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“Had the woman been a man”: European Court upholds homosexual adoption

Aleteia - published on 02/21/13

It is also doubtful that it complies with international law since it extends the State’s obligations much further than they sovereignly consented to when ratifying the European Convention on Human Rights. Moreover, one can presume that the new obligation established through this case goes against the will of a large proportion of the 47 states parties to the Convention where it is supposed to apply, particularly against the will of Portugal, Romania, Russia and Ukraine which explicitly prohibit the possibility of “co-parental” adoption by a same-sex partner. These states can, like the ten judges did, retort that this case “does nothing but “merely reflects the position of those sectors of the [Court] which are [favorable] to the idea of opening up second-parent adoption to same-sex couples” (para 143); this shows how dangerous it is for a Court to disregard the legitimate law, and the rule of law.

A ruling which weakens the Court and human rights

More generally, what can be the impact of this case when no less than seven judges expressed a dissenting opinion, two vice-presidents out of the 17 in the Grand Chamber, (judges Casadevall, Ziemele, Kovler, Jociene, Sikuta, De Gaetano and Sicilianos)? And out of the 10 judges in the majority, how many of them preferred to follow the LBGT political correctness rather than seriously considering the case? In a case on this ideological point which is so far removed from the original content of the Convention, the Court should have chosen the wisdom of law instead of the audacity of ideology. Despite its internal division, the tiny majority of judges chose instead to take “a forceful step” to impose its choice with the risk of weakening the Court and human rights.

There is no doubt that opponents of the Court will see this decision as a new reason to rejoice. The Court is internally divided and its prestige and authority are weakened among the public opinion of the 47 member states.

The Court has adopted an enthusiastic logic for some people, for others it is worrying one. Depending on one’s degree of attachment to human reality, they will see in this ruling audacity or irrationality.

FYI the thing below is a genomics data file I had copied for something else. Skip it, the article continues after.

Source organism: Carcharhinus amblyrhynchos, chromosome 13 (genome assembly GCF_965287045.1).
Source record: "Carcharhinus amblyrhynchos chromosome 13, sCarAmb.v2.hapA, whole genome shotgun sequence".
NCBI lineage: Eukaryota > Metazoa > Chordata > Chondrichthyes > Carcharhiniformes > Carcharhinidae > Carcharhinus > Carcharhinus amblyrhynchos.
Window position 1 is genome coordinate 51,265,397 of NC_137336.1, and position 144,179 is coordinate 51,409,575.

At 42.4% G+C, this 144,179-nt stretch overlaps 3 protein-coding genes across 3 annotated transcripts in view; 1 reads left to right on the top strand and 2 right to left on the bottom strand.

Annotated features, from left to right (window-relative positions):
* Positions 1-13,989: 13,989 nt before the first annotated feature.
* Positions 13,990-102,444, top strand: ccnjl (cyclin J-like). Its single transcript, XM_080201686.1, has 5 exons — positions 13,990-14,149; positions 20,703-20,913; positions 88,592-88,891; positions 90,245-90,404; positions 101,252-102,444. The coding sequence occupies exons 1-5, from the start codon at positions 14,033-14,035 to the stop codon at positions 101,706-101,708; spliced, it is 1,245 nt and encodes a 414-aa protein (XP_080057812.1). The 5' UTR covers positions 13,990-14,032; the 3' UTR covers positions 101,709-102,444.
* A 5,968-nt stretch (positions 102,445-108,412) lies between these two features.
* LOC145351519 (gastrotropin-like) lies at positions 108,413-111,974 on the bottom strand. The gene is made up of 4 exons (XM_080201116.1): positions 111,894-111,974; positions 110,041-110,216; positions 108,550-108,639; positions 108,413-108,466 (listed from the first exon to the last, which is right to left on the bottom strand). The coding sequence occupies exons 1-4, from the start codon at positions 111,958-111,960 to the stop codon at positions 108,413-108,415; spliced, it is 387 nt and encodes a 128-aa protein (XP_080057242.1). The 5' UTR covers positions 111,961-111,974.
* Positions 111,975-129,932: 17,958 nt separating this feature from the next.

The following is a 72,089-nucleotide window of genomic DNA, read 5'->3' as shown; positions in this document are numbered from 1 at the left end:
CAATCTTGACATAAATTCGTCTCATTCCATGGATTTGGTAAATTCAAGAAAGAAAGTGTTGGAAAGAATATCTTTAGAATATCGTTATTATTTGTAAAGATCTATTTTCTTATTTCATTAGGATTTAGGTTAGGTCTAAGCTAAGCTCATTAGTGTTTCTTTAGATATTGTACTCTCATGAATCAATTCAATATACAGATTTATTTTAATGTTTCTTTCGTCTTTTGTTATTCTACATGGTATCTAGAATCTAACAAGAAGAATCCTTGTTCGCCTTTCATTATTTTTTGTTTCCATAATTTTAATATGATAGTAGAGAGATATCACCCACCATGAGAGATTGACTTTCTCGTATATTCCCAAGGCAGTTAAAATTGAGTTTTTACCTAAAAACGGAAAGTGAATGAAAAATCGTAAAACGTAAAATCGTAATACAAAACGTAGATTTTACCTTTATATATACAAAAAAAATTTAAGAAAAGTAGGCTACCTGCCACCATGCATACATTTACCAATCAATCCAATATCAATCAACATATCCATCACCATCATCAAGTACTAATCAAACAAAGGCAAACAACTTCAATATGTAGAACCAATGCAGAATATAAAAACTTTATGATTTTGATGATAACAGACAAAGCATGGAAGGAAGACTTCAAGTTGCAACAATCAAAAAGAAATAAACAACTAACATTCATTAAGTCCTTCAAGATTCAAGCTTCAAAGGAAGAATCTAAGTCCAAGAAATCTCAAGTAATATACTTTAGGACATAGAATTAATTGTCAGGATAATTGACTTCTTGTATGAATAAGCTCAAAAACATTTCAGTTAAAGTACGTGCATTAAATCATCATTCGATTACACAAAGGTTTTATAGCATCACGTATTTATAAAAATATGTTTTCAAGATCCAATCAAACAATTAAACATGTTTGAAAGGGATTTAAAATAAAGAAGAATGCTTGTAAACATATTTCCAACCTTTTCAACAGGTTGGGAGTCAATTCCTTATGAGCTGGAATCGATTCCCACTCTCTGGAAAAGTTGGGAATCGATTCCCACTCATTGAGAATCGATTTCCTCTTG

*        *        *

Documents of reference:

Grand Chamber judgment
Written observations from the ECLJ for the case X and Ors v Austria (no. 19010/07) (only available in French)
ECLJ, Synoptic analysis of the case X and Others v Austria (no. 1901/07)
Video of the hearing from 3/10/2012 

The European Centre for Law and Justice is an international, Non-Governmental Organization dedicated to the promotion and protection of human rights in Europe and worldwide. The ECLJ holds special Consultative Status before the United Nations/ECOSOC since 2007.
The ECLJ engages legal, legislative, and cultural issues by implementing an effective strategy of advocacy, education, and litigation. The ECLJ advocates in particular the protection of religious freedoms and the dignity of the person with the European Court of Human Rights and the other mechanisms afforded by the United Nations, the Council of Europe, the European Parliament, the Organization for Security and Cooperation in Europe (OSCE), and others. The ECLJ bases its action on “the spiritual and moral values which are the common heritage of European peoples and the true source of individual freedom, political liberty and the rule of law, principles which form the basis of all genuine democracy” (Preamble of the Statute of the Council of Europe).


[1] Convention on Protection of Children and Co-operation in respect of Inter-country Adoption (art. 1) and the Convention on the Rights of the Child (art. 9 and 21)

[2] Convention on the Rights of the Child (art. 5) and the European Convention on the Legal Status of Children Born out of Wedlock (art. 6)  

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